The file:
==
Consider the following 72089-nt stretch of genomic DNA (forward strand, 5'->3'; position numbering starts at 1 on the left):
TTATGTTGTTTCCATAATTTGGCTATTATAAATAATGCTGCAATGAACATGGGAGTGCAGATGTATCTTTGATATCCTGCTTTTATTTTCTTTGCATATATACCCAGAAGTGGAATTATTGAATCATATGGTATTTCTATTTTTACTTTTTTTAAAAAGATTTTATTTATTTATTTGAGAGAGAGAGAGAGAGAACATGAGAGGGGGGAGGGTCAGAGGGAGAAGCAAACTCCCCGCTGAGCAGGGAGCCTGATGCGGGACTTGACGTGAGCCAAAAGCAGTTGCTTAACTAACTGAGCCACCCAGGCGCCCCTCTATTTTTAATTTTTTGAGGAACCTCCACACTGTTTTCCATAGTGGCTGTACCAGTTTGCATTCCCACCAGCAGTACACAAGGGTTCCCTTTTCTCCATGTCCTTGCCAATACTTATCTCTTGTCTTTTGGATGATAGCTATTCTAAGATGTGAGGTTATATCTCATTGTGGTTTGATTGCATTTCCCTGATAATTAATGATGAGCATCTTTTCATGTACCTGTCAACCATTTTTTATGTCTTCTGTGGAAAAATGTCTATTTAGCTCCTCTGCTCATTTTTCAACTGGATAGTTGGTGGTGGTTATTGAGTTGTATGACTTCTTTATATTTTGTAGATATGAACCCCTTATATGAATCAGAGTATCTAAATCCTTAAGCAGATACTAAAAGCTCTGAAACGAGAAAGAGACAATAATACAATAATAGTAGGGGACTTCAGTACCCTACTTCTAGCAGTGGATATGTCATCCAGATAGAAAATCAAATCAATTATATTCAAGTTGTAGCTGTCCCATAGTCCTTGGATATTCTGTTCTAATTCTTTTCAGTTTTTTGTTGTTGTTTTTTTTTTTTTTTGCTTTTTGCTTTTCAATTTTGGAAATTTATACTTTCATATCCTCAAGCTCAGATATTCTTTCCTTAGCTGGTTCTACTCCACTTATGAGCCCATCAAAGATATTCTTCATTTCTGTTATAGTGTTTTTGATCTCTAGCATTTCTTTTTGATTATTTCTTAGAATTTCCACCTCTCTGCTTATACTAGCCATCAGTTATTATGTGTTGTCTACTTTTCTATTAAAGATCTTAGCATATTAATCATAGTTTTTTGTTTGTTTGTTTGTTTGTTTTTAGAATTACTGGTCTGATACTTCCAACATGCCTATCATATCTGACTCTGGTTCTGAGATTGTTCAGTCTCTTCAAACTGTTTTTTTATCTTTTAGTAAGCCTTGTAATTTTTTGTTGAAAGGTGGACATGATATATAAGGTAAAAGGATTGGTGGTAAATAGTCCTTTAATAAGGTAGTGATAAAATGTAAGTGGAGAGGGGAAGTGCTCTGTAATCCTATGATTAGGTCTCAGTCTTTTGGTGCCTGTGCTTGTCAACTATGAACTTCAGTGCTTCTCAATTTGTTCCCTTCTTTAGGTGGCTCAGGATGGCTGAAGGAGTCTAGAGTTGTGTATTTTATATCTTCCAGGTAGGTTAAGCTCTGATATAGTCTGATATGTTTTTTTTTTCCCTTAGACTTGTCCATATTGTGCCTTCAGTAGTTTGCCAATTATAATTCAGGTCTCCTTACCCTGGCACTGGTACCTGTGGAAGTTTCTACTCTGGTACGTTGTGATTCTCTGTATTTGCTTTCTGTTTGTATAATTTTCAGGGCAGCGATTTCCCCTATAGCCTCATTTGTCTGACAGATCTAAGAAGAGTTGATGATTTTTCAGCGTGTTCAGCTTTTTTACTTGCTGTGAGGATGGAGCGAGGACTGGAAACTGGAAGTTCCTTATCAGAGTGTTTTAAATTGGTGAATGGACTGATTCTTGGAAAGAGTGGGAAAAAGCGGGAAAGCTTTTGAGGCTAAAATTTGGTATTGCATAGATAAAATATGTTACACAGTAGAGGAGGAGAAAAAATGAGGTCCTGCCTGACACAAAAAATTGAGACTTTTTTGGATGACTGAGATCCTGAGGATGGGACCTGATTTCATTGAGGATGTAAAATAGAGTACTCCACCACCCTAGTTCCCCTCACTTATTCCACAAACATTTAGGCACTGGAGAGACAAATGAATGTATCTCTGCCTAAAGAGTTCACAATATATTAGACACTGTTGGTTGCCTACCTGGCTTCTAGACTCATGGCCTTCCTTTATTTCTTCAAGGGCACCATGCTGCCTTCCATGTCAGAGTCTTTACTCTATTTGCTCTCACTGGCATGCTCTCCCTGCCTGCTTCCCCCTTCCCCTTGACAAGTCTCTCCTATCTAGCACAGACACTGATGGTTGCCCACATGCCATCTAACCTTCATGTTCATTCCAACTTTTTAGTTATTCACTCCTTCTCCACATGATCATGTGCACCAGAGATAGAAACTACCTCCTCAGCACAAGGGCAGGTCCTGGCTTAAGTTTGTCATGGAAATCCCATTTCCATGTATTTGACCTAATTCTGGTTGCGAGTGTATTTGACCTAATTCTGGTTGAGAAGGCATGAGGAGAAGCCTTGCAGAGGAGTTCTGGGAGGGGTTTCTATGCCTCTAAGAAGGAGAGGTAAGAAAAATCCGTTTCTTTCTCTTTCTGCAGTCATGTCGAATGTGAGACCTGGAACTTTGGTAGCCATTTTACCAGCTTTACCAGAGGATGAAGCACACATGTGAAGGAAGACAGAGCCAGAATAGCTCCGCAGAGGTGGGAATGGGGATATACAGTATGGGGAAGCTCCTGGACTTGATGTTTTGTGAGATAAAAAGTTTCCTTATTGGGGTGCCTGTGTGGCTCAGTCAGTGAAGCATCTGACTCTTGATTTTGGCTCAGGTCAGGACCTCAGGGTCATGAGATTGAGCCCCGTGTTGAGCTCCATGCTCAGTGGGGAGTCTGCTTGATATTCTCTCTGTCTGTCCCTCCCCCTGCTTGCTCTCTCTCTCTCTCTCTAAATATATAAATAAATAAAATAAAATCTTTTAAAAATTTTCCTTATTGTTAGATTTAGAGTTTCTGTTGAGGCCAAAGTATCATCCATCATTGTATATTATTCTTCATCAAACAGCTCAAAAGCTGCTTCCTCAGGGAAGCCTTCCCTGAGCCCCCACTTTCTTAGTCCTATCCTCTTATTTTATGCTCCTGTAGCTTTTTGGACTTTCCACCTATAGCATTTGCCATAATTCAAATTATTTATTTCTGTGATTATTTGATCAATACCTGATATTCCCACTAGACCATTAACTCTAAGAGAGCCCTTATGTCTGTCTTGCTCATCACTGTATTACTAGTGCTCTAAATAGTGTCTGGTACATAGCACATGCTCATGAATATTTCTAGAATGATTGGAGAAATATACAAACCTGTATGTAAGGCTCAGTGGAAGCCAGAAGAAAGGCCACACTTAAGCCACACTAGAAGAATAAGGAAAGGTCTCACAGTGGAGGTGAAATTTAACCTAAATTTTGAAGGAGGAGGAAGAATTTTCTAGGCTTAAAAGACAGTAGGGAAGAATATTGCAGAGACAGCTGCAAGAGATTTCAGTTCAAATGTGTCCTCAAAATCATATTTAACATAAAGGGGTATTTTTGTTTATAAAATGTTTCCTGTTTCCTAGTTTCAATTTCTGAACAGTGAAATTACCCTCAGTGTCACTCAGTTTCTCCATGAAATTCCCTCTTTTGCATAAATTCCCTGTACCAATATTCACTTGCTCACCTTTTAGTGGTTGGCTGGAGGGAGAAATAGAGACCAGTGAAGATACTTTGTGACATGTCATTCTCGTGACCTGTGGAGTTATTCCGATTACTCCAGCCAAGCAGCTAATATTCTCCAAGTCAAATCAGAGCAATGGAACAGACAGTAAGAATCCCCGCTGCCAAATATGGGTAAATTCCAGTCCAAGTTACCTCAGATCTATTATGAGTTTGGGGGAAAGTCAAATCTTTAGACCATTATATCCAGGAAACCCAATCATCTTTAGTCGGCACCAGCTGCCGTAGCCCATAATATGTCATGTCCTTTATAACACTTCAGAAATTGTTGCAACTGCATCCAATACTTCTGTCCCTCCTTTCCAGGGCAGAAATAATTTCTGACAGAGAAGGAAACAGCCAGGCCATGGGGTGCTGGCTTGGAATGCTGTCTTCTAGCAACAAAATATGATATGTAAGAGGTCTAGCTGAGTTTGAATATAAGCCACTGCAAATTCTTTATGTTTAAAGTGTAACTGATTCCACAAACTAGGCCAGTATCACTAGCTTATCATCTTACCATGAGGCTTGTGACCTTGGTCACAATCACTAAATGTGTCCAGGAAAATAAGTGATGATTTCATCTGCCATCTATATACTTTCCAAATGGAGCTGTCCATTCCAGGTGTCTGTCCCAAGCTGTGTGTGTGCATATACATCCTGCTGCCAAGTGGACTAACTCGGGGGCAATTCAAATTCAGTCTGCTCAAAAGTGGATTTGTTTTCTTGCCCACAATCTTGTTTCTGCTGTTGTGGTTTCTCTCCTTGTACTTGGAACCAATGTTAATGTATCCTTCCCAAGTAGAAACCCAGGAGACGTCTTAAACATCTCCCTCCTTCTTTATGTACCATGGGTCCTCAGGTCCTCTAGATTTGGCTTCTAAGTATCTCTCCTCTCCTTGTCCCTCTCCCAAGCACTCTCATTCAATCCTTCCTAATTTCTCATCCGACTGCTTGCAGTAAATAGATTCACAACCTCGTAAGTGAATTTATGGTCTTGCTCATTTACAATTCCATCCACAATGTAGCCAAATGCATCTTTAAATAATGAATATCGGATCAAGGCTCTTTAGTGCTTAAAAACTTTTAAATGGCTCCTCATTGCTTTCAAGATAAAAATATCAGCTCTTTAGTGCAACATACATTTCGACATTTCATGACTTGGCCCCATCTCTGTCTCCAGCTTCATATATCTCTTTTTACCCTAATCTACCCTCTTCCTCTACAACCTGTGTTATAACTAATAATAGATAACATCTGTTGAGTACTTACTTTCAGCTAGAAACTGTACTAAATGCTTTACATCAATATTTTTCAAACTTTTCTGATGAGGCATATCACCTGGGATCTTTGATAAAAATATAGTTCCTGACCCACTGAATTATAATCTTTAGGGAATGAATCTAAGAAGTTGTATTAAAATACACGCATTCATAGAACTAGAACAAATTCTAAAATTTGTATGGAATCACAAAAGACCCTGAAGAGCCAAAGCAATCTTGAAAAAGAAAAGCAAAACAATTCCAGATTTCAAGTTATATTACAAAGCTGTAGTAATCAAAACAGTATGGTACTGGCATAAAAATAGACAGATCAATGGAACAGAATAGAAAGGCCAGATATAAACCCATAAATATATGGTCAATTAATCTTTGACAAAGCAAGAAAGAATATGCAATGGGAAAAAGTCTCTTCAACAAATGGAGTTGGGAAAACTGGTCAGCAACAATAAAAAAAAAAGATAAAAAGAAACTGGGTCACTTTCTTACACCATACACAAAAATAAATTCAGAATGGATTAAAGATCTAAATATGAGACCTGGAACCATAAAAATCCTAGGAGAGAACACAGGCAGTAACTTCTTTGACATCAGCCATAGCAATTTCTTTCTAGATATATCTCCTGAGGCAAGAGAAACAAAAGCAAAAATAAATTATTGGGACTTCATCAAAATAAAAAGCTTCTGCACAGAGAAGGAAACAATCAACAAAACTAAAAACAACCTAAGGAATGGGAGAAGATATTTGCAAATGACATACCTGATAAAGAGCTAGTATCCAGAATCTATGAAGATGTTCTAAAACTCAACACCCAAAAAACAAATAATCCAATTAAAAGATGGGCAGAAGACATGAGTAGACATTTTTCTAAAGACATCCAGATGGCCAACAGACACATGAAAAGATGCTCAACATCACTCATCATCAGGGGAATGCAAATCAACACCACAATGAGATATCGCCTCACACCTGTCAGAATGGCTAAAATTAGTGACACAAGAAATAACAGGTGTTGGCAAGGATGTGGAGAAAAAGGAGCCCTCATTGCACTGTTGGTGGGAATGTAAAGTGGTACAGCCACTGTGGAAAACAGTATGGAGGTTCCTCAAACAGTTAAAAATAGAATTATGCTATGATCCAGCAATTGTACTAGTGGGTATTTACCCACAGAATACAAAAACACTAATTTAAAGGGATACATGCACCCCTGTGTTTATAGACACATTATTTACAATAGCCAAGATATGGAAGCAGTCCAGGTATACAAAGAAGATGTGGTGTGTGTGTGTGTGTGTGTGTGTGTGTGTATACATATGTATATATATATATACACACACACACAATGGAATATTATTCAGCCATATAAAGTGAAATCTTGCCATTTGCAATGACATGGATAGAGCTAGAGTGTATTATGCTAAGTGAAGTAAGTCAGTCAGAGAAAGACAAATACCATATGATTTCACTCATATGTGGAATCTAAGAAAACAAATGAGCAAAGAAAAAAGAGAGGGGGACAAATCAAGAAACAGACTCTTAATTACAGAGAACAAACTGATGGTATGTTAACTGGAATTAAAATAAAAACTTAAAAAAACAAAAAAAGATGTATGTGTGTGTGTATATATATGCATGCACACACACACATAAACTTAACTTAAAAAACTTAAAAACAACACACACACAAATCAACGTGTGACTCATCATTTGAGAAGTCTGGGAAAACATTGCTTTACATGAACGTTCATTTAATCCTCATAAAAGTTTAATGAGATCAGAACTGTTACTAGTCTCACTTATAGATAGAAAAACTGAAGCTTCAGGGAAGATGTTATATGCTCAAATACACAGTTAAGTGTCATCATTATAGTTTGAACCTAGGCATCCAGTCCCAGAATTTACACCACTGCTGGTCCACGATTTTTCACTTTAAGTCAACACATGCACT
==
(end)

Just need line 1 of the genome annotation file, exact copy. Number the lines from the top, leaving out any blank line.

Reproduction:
Consider the following 72089-nt stretch of genomic DNA (forward strand, 5'->3'; position numbering starts at 1 on the left):